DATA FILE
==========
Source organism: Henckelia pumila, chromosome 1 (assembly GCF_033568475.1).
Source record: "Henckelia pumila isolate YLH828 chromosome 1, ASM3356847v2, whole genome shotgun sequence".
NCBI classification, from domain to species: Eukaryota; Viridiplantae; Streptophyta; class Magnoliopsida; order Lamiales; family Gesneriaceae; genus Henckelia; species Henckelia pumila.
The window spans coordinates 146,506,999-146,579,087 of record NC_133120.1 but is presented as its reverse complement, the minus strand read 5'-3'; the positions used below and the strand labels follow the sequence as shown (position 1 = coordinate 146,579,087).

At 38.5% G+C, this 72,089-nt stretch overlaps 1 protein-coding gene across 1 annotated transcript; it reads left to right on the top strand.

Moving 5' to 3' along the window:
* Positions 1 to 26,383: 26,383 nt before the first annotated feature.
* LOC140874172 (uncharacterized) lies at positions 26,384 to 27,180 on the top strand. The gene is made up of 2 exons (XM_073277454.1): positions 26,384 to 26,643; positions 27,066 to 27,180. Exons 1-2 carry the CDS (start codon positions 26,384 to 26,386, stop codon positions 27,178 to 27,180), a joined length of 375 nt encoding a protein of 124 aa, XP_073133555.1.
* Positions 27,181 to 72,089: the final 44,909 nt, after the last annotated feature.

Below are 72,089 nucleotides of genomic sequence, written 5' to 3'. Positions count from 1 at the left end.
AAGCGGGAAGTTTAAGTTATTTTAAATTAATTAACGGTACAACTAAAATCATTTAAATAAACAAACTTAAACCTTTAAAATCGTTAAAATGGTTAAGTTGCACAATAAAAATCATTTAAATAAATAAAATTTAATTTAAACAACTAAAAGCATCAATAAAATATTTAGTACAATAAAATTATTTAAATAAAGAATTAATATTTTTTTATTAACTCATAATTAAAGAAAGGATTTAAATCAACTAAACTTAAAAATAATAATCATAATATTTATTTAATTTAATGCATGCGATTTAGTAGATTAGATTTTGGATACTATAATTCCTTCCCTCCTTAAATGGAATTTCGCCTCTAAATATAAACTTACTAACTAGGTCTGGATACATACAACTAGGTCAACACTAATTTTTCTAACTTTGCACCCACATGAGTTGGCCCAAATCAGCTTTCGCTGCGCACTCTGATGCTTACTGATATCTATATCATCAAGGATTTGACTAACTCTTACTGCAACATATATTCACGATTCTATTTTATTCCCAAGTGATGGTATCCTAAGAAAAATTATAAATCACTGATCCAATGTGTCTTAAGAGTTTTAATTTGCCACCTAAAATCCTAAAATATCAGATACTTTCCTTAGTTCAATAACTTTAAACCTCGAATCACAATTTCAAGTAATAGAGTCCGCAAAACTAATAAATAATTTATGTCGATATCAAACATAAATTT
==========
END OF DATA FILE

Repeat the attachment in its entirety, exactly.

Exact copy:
Source organism: Henckelia pumila, chromosome 1 (assembly GCF_033568475.1).
Source record: "Henckelia pumila isolate YLH828 chromosome 1, ASM3356847v2, whole genome shotgun sequence".
NCBI classification, from domain to species: Eukaryota; Viridiplantae; Streptophyta; class Magnoliopsida; order Lamiales; family Gesneriaceae; genus Henckelia; species Henckelia pumila.
The window spans coordinates 146,506,999-146,579,087 of record NC_133120.1 but is presented as its reverse complement, the minus strand read 5'-3'; the positions used below and the strand labels follow the sequence as shown (position 1 = coordinate 146,579,087).

At 38.5% G+C, this 72,089-nt stretch overlaps 1 protein-coding gene across 1 annotated transcript; it reads left to right on the top strand.

Moving 5' to 3' along the window:
* Positions 1 to 26,383: 26,383 nt before the first annotated feature.
* LOC140874172 (uncharacterized) lies at positions 26,384 to 27,180 on the top strand. The gene is made up of 2 exons (XM_073277454.1): positions 26,384 to 26,643; positions 27,066 to 27,180. Exons 1-2 carry the CDS (start codon positions 26,384 to 26,386, stop codon positions 27,178 to 27,180), a joined length of 375 nt encoding a protein of 124 aa, XP_073133555.1.
* Positions 27,181 to 72,089: the final 44,909 nt, after the last annotated feature.

Below are 72,089 nucleotides of genomic sequence, written 5' to 3'. Positions count from 1 at the left end.
AAGCGGGAAGTTTAAGTTATTTTAAATTAATTAACGGTACAACTAAAATCATTTAAATAAACAAACTTAAACCTTTAAAATCGTTAAAATGGTTAAGTTGCACAATAAAAATCATTTAAATAAATAAAATTTAATTTAAACAACTAAAAGCATCAATAAAATATTTAGTACAATAAAATTATTTAAATAAAGAATTAATATTTTTTTATTAACTCATAATTAAAGAAAGGATTTAAATCAACTAAACTTAAAAATAATAATCATAATATTTATTTAATTTAATGCATGCGATTTAGTAGATTAGATTTTGGATACTATAATTCCTTCCCTCCTTAAATGGAATTTCGCCTCTAAATATAAACTTACTAACTAGGTCTGGATACATACAACTAGGTCAACACTAATTTTTCTAACTTTGCACCCACATGAGTTGGCCCAAATCAGCTTTCGCTGCGCACTCTGATGCTTACTGATATCTATATCATCAAGGATTTGACTAACTCTTACTGCAACATATATTCACGATTCTATTTTATTCCCAAGTGATGGTATCCTAAGAAAAATTATAAATCACTGATCCAATGTGTCTTAAGAGTTTTAATTTGCCACCTAAAATCCTAAAATATCAGATACTTTCCTTAGTTCAATAACTTTAAACCTCGAATCACAATTTCAAGTAATAGAGTCCGCAAAACTAATAAATAATTTATGTCGATATCAAACATAAATTT